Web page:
Tip 5: Join and contribute to the Turker Nation forums.

I have saved the best for last. The Turker Nation forums are a fantastic resource for conscientious turkers. There are boards there for many major requesters, some of whom actually participate in the discussion. There are rants and ratings about particular requesters and batches of HITs. There are discussions about how best to do certain types of HITs and what tools can help, and much more.

One of my favorite areas is the Survey Area. There are two main threads, about 'Cool Surveys', which are those that pay more or are 'cool' in some way (very easy, high bonus possible, etc.), and 'Piggy Bank' surveys which are quick and lower paying (not necessarily less per hour though, just shorter surveys). Members of the board post surveys as they find them, often reporting the time to complete and other issues. Many people have these threads set for instant email notification, so they can see surveys as soon as someone posts it if they are busy doing other types of HITs. I do this and it is very handy.

When you join the forum you will NOT have access to most of the boards. There is some useful information, but in order to access it all you will need to be a member for a short time, and make an unspecified number of (non-spam) posts to the boards you have access to. It is well worth the wait. Sign up, read the rules, they are pretty lax but there are some things to be aware of, and make some posts. I recommend writing an introduction, and looking at others and responding to them, and also checking out some of the boards that are available and contributing to them. It doesn't have to be spectacular, just report your experience in an existing thread about a requester, say hi to a few people in their intros, etc, and soon enough you will be a full member. You will be very glad you did.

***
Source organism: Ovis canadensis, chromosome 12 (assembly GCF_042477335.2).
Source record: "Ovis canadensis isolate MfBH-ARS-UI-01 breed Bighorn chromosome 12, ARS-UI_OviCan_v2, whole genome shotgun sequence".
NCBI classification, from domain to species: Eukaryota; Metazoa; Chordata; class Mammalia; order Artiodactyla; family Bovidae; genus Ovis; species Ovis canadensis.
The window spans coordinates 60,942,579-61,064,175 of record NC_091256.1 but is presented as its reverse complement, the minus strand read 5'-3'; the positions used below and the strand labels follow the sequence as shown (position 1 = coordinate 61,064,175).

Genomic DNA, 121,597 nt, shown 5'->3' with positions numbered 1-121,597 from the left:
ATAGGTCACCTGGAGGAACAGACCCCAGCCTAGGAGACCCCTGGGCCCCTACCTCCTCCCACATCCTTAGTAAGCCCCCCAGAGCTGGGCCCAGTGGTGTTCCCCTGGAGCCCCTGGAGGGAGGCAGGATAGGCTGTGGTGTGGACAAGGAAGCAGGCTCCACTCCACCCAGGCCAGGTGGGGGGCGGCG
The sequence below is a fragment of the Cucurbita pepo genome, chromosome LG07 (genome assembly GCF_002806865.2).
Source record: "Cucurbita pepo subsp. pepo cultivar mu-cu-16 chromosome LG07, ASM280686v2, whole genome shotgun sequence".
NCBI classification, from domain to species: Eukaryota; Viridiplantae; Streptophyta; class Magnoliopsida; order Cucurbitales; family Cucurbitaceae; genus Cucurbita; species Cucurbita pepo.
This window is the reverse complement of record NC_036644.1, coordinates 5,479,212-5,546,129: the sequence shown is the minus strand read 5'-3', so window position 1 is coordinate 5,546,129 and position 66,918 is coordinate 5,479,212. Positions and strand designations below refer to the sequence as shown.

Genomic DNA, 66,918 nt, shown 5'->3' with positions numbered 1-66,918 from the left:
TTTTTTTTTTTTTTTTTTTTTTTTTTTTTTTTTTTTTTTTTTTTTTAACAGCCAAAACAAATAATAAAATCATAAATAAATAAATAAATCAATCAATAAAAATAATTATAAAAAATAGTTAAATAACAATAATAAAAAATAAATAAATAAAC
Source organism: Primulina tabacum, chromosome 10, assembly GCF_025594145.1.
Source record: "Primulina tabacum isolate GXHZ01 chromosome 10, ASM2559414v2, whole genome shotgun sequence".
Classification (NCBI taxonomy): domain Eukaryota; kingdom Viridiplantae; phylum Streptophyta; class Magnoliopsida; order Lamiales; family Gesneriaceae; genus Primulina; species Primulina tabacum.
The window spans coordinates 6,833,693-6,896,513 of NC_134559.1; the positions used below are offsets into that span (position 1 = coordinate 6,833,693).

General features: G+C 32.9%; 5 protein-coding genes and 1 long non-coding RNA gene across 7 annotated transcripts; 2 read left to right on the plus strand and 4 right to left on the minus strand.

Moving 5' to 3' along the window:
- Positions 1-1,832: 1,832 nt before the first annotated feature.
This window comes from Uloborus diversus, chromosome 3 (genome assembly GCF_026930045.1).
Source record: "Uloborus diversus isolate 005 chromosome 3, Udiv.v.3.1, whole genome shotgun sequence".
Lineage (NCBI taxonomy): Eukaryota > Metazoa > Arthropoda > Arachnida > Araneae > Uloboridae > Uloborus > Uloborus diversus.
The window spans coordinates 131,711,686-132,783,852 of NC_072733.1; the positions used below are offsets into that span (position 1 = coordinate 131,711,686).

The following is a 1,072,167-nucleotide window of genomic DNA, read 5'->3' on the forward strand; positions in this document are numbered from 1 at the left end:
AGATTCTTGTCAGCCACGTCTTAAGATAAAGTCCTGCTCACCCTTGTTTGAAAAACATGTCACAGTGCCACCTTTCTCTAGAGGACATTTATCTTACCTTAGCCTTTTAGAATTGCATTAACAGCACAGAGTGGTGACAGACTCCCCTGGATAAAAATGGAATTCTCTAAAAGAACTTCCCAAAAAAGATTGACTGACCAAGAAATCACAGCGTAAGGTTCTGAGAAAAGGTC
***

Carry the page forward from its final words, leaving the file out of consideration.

Turker Nation can be found at


Mechanical Turk can be a great way to make some extra cash, but it takes a little work to get there. If you can type fast, transcription is a great way to make top dollar, writing can be lucrative too, but you can also sit and do the 'mind numbing' type HITs while sitting lazily on the couch listening to soap operas. Go easy at first and be careful of rejections, use the tools to find good HITs and avoid scams, and you could find a bit of extra money in the bank. Comments and questions are more than welcome!